WASHINGTON — People who have big bellies in their 40s are much more likely to get Alzheimer's disease and other forms of dementia in their 70s, according to new research that links the middle-age spread to fading minds for the first time.
The study of more than 6,000 people found the more fat they had in their guts in their early to mid 40s, the greater their chances of developing dementia as they aged. Those who had the biggest midsections faced more than twice the risk of the leanest.
Surprisingly, a sizable stomach seems to increase the risk even among those who are not obese, or even overweight, the researchers reported in a paper published online Wednesday by the journal Neurology.
"A large belly independent of total weight is a potent predictor of dementia," said Rachel Whitmer, a research scientist at the Kaiser Permanente Division of Research in Oakland, Calif., who led the new study.
Whitmer and her colleagues analyzed data from 6,583 male and female members of Kaiser Permanente of Northern California who had their belly fat carefully calculated as part of a broad health study from 1964 to 1973. The researchers examined whether there was a link between abdominal obesity between the ages of 40 and 45 and the chances of developing Alzheimer's and other forms of dementia by the time they hit their 70s between 1994 and 2006.
Dementia is an age-related condition that involves the loss of memory and other cognitive functions. It affects 5.7-million Americans, or about one in 10 people older than 65. Alzheimer's disease is the most common form of dementia, accounting for 60 percent to 80 percent of cases.
Belly size was measured by using a caliper to find the distance between the back and the surface of the upper abdomen. For the study, a distance of about 10 inches or more was considered high.
The risk for dementia, the researchers found, increased steadily with the amount of fat in the abdomen, even after accounting for alternative explanations, such as other diseases, bad habits and lower education. They found no such association for fat in the thigh.
Previous studies have shown that people who are overweight are at increased risk for dementia. But when the researchers examined the relationship between body mass index, a ratio of height and weight that is the most common way to determine whether someone is overweight or obese, they found that those with big bellies were still nearly twice as likely to develop dementia even if they had BMIs that were considered healthy. In fact, their risk was about the same as for those who were overweight or obese.
"What that tells you is the effect of the belly is over and above that of being overweight," Whitmer said. "One of the take-home messages is it's not just your weight but where you carry your weight in middle age that is a strong predictor of dementia."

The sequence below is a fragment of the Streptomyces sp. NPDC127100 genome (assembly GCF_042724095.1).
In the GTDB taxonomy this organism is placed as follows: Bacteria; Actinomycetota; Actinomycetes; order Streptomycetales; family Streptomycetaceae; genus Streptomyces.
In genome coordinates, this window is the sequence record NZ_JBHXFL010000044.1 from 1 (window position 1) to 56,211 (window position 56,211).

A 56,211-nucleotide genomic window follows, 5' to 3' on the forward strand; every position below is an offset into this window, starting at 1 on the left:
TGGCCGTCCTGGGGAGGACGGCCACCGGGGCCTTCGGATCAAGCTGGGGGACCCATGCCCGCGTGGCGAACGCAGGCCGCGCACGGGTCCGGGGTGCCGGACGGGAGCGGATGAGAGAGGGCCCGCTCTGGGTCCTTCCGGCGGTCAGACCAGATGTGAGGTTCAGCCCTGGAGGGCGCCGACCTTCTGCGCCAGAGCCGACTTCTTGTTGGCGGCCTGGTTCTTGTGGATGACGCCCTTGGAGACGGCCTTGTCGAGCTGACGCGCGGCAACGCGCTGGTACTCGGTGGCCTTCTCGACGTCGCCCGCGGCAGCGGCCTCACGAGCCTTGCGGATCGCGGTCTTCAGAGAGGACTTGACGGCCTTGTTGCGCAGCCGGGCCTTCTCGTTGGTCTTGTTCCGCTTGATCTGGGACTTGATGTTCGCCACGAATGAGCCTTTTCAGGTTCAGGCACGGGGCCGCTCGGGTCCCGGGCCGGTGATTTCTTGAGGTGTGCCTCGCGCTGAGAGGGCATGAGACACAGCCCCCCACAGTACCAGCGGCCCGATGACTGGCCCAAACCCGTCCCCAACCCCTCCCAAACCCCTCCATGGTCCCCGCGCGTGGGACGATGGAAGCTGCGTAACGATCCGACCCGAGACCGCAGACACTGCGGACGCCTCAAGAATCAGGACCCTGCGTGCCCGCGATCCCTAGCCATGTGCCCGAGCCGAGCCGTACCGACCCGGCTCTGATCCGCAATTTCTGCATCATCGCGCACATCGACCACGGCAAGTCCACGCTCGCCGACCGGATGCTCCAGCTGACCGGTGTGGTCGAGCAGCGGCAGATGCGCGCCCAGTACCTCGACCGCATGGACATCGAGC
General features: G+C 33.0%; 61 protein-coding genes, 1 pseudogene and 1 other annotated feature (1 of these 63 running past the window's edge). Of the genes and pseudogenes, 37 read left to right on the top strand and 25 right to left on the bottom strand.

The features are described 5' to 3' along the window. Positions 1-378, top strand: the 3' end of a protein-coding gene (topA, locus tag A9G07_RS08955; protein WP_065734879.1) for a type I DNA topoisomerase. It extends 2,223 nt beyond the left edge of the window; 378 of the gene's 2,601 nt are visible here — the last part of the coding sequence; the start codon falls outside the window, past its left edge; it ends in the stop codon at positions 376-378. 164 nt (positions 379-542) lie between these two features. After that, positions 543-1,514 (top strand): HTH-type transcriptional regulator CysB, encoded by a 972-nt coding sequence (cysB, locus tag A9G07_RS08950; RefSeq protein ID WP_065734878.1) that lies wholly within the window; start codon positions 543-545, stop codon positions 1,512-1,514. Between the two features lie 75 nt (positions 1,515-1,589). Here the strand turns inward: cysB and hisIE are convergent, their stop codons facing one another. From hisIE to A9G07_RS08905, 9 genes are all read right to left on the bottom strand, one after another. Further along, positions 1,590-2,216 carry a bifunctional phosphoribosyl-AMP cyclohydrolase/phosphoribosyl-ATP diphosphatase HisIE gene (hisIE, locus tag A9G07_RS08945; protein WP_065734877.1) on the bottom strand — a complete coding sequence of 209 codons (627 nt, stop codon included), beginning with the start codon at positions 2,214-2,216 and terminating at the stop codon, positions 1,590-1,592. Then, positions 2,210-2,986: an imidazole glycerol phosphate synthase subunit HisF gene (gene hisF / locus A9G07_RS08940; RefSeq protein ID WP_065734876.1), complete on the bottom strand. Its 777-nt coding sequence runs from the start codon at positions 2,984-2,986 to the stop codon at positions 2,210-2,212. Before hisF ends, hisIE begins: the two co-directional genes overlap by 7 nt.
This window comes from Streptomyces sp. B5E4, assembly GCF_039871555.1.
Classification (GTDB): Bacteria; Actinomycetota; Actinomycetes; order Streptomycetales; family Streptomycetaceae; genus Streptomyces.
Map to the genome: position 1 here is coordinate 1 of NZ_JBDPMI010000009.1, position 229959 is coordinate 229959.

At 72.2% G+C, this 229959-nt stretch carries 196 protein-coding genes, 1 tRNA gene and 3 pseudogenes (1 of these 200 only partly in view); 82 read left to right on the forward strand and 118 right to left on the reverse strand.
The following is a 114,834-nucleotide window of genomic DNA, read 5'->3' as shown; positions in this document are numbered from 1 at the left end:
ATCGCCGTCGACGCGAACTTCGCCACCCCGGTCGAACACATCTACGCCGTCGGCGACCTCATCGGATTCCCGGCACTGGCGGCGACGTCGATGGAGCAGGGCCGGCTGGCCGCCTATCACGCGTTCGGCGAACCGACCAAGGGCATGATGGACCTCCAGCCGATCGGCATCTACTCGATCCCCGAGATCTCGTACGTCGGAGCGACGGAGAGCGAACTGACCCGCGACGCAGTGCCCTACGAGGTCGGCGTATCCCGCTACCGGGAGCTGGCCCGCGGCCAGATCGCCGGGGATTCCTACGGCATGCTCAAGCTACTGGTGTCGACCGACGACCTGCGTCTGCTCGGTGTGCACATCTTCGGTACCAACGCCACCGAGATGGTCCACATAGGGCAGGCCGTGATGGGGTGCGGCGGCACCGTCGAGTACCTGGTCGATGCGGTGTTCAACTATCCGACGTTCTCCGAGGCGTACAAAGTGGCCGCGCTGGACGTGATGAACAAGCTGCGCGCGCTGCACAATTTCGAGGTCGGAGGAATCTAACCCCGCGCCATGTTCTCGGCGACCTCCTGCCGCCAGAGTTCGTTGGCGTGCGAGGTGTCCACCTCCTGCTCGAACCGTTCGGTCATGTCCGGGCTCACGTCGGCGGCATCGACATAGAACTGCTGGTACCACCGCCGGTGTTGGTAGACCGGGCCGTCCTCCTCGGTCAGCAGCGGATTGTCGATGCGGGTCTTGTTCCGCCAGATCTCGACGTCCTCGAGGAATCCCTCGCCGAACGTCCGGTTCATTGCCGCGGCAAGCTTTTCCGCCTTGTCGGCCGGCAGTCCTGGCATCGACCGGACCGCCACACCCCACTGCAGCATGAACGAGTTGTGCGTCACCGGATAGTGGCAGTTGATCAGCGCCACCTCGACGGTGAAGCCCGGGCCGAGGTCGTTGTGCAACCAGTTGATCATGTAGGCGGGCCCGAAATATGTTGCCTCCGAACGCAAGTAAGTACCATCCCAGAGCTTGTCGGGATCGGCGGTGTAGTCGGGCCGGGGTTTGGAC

The research is the latest evidence that fat in the abdomen is the most dangerous kind. Previous studies have linked the apple-shaped physique to a greater risk of diabetes, heart disease and even cancer. Researchers suspect that those fat cells are the worst because of their proximity to major organs. They ooze noxious chemicals, stoking inflammation, constricting blood vessels and triggering other processes that might also damage brain cells.
"There is a lot of work out there that suggests that the fat wrapped around your inner organs is much more metabolically active than other types of fat right under the skin," Whitmer said. "It's pumping out toxic substances. It's very potent toxic fat."
Stomach fat might increase the risk for dementia in the same ways it promotes heart disease — by boosting blood pressure and constricting blood flow, Jose Luchsinger of Columbia University said. But Luchsinger and others said it might also promote the accumulation of a substance found in the brain of Alzheimer's patients known as amyloid.
Some experts remained skeptical, saying this kind of study cannot rule out the possibility that whatever is making people gain weight in their bellies in their 40s also puts them at risk for dementia in their 70s.
"There could be a connection. I'm not saying there couldn't be," said Barbara Corkery, director of Boston University's obesity research center. "But it could be those two things are caused by the same root cause."
More research also needs to be done to determine if reducing belly size can lower the risk factor for dementia, Whitmer said. Researchers don't know if the study participants who had large bellies in their 40s lost the fat before developing dementia in their 70s, she said.
However, Whitmer said the findings provide one more reason to try to maintain a healthy weight, noting that this type of fat is the most easily shed by dieting and exercise.
"It's not as stubborn as the fat under the skin," she said. "It's a modifiable risk factor."
Information from the Associated Press, Fresno Bee and Los Angeles Times was used in this report.